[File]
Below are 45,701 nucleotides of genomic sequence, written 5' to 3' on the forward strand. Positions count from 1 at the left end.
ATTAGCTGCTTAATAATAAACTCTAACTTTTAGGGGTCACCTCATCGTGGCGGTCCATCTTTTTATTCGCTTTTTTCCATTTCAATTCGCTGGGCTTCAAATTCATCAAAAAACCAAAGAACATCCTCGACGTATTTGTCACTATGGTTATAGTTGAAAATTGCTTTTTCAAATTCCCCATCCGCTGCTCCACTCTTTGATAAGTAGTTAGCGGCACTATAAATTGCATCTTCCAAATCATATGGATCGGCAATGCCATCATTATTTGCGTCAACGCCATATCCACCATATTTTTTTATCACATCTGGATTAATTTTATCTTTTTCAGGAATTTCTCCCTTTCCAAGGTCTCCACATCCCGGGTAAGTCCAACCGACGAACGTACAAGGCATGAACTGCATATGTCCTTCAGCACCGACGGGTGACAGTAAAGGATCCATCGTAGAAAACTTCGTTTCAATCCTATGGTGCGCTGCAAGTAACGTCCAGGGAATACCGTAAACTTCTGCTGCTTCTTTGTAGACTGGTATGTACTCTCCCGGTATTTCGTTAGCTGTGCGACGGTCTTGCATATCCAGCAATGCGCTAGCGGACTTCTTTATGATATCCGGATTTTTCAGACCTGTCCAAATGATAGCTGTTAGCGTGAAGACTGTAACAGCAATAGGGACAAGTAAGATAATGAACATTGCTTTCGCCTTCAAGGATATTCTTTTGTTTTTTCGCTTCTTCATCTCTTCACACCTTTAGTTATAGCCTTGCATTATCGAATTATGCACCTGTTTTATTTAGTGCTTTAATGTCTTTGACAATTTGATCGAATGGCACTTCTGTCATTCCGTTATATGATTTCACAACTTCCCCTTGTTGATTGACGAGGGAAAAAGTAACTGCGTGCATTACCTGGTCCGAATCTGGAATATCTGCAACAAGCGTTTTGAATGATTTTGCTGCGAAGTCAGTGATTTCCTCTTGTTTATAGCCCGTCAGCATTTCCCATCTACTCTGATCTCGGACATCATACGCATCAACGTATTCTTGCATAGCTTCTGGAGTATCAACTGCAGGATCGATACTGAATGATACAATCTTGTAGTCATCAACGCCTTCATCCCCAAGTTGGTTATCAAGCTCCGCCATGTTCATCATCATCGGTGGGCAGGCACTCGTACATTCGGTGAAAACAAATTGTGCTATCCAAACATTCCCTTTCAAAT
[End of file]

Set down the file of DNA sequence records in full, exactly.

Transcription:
Below are 45,701 nucleotides of genomic sequence, written 5' to 3' on the forward strand. Positions count from 1 at the left end.
ATTAGCTGCTTAATAATAAACTCTAACTTTTAGGGGTCACCTCATCGTGGCGGTCCATCTTTTTATTCGCTTTTTTCCATTTCAATTCGCTGGGCTTCAAATTCATCAAAAAACCAAAGAACATCCTCGACGTATTTGTCACTATGGTTATAGTTGAAAATTGCTTTTTCAAATTCCCCATCCGCTGCTCCACTCTTTGATAAGTAGTTAGCGGCACTATAAATTGCATCTTCCAAATCATATGGATCGGCAATGCCATCATTATTTGCGTCAACGCCATATCCACCATATTTTTTTATCACATCTGGATTAATTTTATCTTTTTCAGGAATTTCTCCCTTTCCAAGGTCTCCACATCCCGGGTAAGTCCAACCGACGAACGTACAAGGCATGAACTGCATATGTCCTTCAGCACCGACGGGTGACAGTAAAGGATCCATCGTAGAAAACTTCGTTTCAATCCTATGGTGCGCTGCAAGTAACGTCCAGGGAATACCGTAAACTTCTGCTGCTTCTTTGTAGACTGGTATGTACTCTCCCGGTATTTCGTTAGCTGTGCGACGGTCTTGCATATCCAGCAATGCGCTAGCGGACTTCTTTATGATATCCGGATTTTTCAGACCTGTCCAAATGATAGCTGTTAGCGTGAAGACTGTAACAGCAATAGGGACAAGTAAGATAATGAACATTGCTTTCGCCTTCAAGGATATTCTTTTGTTTTTTCGCTTCTTCATCTCTTCACACCTTTAGTTATAGCCTTGCATTATCGAATTATGCACCTGTTTTATTTAGTGCTTTAATGTCTTTGACAATTTGATCGAATGGCACTTCTGTCATTCCGTTATATGATTTCACAACTTCCCCTTGTTGATTGACGAGGGAAAAAGTAACTGCGTGCATTACCTGGTCCGAATCTGGAATATCTGCAACAAGCGTTTTGAATGATTTTGCTGCGAAGTCAGTGATTTCCTCTTGTTTATAGCCCGTCAGCATTTCCCATCTACTCTGATCTCGGACATCATACGCATCAACGTATTCTTGCATAGCTTCTGGAGTATCAACTGCAGGATCGATACTGAATGATACAATCTTGTAGTCATCAACGCCTTCATCCCCAAGTTGGTTATCAAGCTCCGCCATGTTCATCATCATCGGTGGGCAGGCACTCGTACATTCGGTGAAAACAAATTGTGCTATCCAAACATTCCCTTTCAAAT